Following on from a recent increase of victims of this scam in the Chiltern area we would appreciate it if you could take the time to understand how this scam works.
The victim is contacted by the fraudster claiming they are are a Detective Inspector (DI) calling from The Police (recently this has been Scotland Yard). They will tell you that they are investigating your bank as they believe there is a member of staff there committing offences. They will ask you to go to the bank and withdraw a large amount of cash, adding that you MUST NOT tell anyone at the bank as they may be the inside source.
You withdrawn the money and when you are back home they call you again and ask that you read the serial number off from one of the bank notes, they then say that it is counterfeit and that they will send a courier to your address to collect the total amount you have withdrawn.
Do not mention this to anyone as it is a Police investigation as your assistance in keeping this quiet is very important. A short while later a courier (maybe a taxi) will appear and the money is collected from you.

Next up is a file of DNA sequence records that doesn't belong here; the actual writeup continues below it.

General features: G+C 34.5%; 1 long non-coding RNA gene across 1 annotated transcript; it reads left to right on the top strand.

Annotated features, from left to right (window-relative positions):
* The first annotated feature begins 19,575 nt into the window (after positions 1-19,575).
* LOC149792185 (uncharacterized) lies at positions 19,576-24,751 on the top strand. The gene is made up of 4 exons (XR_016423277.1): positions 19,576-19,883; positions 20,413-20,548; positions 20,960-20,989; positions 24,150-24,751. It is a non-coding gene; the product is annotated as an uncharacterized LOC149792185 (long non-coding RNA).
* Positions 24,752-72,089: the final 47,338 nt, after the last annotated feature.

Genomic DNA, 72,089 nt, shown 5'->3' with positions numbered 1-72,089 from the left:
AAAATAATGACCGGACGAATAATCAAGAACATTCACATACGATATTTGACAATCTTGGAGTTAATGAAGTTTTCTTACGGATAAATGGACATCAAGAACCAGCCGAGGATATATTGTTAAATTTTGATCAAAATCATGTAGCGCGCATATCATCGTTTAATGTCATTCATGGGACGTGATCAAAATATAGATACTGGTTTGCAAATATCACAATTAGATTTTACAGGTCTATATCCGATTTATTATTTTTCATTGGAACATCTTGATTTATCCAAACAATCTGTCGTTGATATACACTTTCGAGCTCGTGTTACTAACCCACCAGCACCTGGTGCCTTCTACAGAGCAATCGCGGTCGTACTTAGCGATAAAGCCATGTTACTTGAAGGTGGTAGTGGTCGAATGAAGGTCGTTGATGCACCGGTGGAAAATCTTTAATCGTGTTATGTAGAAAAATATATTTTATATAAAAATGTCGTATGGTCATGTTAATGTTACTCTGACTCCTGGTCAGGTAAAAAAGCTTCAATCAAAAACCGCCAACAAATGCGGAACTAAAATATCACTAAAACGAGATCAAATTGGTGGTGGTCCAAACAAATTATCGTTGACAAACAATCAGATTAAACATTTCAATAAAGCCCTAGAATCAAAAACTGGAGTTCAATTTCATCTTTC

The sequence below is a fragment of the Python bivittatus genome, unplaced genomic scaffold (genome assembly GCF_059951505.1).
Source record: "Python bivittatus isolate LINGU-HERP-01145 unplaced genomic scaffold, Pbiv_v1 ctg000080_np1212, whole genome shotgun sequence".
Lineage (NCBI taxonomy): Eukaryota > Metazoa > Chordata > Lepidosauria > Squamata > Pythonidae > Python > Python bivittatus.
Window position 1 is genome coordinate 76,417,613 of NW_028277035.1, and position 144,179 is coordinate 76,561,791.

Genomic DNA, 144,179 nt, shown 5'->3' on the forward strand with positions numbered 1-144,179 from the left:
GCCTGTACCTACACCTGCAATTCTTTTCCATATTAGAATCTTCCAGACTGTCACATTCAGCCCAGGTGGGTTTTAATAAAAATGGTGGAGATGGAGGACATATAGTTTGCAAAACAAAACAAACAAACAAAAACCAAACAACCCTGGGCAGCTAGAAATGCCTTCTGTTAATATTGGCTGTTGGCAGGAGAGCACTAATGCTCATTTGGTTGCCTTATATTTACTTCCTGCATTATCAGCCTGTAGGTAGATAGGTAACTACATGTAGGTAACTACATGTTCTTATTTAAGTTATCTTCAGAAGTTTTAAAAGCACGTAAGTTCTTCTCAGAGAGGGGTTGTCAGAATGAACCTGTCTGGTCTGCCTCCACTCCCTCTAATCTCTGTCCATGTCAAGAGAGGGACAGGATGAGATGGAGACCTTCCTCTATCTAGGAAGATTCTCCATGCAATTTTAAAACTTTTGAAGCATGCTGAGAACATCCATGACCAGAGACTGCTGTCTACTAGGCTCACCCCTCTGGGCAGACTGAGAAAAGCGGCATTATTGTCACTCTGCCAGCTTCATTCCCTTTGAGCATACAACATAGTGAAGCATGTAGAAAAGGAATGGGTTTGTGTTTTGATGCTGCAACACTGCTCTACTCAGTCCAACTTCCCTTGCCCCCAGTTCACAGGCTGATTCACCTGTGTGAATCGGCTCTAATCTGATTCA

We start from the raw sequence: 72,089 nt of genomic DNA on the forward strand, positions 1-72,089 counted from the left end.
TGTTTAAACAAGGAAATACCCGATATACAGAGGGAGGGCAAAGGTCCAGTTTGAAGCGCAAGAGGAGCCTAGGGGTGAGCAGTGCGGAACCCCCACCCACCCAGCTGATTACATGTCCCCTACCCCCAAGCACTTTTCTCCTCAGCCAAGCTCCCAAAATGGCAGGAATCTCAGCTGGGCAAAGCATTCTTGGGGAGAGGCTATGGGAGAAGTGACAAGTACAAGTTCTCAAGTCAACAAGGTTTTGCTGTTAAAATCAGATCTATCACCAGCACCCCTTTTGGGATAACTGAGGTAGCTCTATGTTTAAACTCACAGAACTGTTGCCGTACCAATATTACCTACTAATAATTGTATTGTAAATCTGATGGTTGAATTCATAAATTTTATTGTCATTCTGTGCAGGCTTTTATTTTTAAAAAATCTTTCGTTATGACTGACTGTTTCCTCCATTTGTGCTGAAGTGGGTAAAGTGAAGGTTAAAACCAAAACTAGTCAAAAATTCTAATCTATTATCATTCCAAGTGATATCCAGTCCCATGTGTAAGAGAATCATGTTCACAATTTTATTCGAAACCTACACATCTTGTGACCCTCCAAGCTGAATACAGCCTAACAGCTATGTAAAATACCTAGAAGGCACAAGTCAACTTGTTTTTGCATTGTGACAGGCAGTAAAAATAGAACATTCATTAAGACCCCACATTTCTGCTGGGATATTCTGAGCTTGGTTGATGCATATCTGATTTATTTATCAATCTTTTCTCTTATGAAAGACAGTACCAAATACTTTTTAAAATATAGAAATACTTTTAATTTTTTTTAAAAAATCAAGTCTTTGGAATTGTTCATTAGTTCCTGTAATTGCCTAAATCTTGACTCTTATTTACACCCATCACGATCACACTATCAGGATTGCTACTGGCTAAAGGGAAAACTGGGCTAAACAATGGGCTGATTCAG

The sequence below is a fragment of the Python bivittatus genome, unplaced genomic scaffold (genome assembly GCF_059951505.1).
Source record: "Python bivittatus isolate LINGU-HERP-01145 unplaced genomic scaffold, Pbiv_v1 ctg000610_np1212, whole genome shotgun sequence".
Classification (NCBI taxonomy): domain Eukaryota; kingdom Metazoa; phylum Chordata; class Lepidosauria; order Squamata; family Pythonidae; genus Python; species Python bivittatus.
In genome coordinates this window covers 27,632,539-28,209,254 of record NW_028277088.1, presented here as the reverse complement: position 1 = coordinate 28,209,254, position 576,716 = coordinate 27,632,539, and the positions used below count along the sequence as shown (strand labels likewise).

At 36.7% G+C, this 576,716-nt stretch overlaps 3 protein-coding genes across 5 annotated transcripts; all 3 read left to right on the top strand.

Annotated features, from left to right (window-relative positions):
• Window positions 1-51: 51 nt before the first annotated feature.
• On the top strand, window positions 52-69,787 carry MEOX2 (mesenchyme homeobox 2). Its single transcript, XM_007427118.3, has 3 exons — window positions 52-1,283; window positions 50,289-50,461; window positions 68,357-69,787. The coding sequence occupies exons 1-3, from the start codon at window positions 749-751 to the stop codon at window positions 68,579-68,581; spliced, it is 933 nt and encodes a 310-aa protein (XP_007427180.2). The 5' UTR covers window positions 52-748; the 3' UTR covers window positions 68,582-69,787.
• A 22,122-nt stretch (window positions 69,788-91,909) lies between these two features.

The most important three things to remember are:
- Your bank and/or the police will never ask for your PIN.
- Your bank will never attend your home to deliver a replacement card or to collect cash.
- Your bank and/or the police will never collect your bank card.
Police advice is that if you receive such a call, end it immediately.
There are a number of variations to the scam, including:
- Fraudsters who pretend to be from the police cold-calling members of the public and telling them that their bank account has been compromised by criminals. The fraudster suggests that the person should transfer their bank balance into a ‘safe’ police bank account.
- Fraudsters pretending to be from the police attending people’s addresses and retrieving the person’s card and PIN.
- Fraudsters calling the victims and telling them to withdraw large amounts of money from their bank accounts, put it in an envelope, and hand this over to a courier who would call at their home. The fraudster tells the victim this is necessary as there are corrupt staff at the bank, and not to speak to anyone when they withdraw the money.
- Members of the public receiving letters on bank-headed paper informing them that their account has been the subject of a fraud. The letter advises them to transfer their funds to a ‘safe’ account and that an official will be in contact to provide them with a new card and PIN.
- Fraudsters contacting members of the public requesting them to cut their cards in half because their account has been compromised. They are then asked to post the cut card to an address where fraudsters simply tape the card together again and can use the details to commit fraud.